200 Christians at Risk in Idlib Province

ICC Note:  The Prelate of Aleppo warns that there are at least 200 known Christian families living in Idlib. The number does not include the amount of Christian converts who are taking refuge in Idlib. It is expected that the worst humanitarian crisis in the Syrian Civil War’s history is building in Idlib because of the anticipated offensive. Syrian government forces are seeking to capture the province, which is the last remaining opposition stronghold in the country.      

09/11/2018 Syria (Asia News) – International tensions around Idlib “are scary”. In the country, there is a strong feeling that Western powers, especially the United States and its allies in the region, “are looking for a pretext” to strike at Syria, said Mgr Georges Abou Khazen, Apostolic Vicar of Aleppo of the Latins.

Speaking to AsiaNews, he noted that whilst “in all battles there is a real danger to civilians”, it is not possible to leave an entire area of the country in the hands of jihadist groups and terrorists.

The prelate points to the rockets and grenades launched from the area against a Christian town, killing scores of people, mostly women and children.

For the vicar of Aleppo, it is necessary to keep the focus on the fate of the civilian population, but, at the same time, “Western governments and the mainstream media exacerbate the situation”. In his view, Christian victims are often relegated to the side-lines.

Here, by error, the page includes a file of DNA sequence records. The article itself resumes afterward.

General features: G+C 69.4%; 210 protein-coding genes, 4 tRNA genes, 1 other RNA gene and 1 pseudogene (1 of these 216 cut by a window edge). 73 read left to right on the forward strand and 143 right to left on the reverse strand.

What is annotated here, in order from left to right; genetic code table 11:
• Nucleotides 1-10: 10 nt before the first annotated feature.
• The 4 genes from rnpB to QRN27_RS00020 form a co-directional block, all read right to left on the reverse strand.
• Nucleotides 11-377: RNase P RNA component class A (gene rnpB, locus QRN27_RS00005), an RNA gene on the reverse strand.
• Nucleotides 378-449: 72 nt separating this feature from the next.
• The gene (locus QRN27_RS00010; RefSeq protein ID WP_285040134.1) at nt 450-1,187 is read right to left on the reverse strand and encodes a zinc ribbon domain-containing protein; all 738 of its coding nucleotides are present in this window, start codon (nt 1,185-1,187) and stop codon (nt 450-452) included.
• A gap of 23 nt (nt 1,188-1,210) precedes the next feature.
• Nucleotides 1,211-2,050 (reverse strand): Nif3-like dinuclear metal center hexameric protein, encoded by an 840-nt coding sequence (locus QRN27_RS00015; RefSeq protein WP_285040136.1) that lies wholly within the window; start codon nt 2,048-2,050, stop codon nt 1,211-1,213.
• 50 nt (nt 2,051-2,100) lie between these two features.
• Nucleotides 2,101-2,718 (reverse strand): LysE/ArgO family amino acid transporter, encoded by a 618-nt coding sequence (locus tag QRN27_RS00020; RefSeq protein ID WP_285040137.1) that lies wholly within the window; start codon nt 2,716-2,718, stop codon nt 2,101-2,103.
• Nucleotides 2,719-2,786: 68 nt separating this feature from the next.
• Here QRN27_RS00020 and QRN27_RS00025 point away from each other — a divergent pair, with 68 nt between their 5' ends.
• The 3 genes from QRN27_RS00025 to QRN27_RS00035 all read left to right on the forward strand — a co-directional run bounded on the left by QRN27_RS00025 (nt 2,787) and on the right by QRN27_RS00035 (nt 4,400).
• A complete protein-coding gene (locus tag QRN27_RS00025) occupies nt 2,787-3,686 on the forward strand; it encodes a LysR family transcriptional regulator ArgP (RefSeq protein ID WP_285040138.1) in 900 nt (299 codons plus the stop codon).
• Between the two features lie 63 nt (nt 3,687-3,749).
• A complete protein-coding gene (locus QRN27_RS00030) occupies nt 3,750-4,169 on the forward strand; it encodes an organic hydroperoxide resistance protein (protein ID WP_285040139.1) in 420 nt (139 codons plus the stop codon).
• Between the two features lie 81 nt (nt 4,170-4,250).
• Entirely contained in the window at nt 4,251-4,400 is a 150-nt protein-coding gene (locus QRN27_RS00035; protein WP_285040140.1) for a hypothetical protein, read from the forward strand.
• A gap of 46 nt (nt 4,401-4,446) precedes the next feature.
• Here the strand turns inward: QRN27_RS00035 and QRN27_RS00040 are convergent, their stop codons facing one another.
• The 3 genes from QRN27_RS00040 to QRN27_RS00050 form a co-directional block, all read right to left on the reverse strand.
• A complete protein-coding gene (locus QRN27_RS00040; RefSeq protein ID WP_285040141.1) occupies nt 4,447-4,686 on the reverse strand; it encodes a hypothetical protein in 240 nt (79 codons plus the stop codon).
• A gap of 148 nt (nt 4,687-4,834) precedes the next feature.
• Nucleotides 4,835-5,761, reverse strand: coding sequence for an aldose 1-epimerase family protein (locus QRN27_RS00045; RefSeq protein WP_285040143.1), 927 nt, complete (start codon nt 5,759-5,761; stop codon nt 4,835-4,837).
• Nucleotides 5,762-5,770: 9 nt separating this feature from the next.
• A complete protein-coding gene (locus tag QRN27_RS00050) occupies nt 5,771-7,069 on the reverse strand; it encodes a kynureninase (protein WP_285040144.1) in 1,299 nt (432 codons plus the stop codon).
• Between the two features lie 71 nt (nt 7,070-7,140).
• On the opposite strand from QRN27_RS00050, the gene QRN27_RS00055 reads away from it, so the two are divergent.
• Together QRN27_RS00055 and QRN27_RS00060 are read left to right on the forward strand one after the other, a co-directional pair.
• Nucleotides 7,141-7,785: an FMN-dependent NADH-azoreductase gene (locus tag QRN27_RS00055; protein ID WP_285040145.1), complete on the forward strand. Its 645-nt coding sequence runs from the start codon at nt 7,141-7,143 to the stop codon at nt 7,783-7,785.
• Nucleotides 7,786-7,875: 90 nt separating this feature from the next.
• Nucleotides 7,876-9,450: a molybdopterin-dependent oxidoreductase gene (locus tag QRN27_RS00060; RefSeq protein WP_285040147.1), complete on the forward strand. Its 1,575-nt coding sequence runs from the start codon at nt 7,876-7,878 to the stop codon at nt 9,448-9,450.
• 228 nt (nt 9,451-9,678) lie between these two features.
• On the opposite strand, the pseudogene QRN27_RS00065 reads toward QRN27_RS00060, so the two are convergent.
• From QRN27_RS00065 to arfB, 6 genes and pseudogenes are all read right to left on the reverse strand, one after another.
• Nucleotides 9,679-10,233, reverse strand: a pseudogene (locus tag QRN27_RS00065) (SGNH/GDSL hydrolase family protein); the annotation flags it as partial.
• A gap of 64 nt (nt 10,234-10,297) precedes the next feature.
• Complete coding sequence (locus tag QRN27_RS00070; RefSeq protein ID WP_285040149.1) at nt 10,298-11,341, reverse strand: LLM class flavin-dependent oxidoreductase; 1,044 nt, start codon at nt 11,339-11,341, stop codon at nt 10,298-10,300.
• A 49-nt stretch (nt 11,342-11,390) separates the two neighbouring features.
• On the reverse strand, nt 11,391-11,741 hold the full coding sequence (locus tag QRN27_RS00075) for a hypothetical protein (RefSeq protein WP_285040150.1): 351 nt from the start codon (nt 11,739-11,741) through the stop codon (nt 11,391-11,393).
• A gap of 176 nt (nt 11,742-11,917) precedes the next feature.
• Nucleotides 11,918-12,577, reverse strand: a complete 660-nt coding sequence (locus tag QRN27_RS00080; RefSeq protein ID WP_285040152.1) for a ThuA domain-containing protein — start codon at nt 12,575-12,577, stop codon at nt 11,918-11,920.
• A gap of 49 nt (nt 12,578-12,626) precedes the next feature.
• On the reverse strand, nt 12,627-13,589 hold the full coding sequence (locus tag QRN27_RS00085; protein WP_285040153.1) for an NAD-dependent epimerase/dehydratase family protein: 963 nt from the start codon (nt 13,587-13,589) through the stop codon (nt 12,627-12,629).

“Four days ago, terrorist groups [close to Turkey] in Latamneh fired rockets at the Christian town of al-Mahardeh, killing ten people,” he said, including “six were children and three women. Only the father survived” (pictured the family that was hit).

The area from where the rockets came is controlled by al Qaeda and is one of the targets of the offensive announced by the Syrian army, which seeks to regain control of the whole province. “No one spoke of this attack and that is unacceptable,” Mgr Abou Khazen said.

Hopefully, “an agreement can be reached that leads true reconciliation” avoiding violence and fighting, he said. However, people “are sceptical. We need to understand Turkey’s position and evaluate its actions. Words are one thing, action on the grounds is another”. For example, nothing came of last week’s meeting in Tehran between Russia, Turkey and Iran.

The exodus of millions of desperate people, who sought shelter outside the Middle East – in Europe, North America and Australia – is one of the most serious consequences of the conflict that has torn Syria apart for seven years.

The expected offensive against Idlib raises serious concerns about a new humanitarian emergency and its international repercussions with a possible intervention by the US-led Western bloc.

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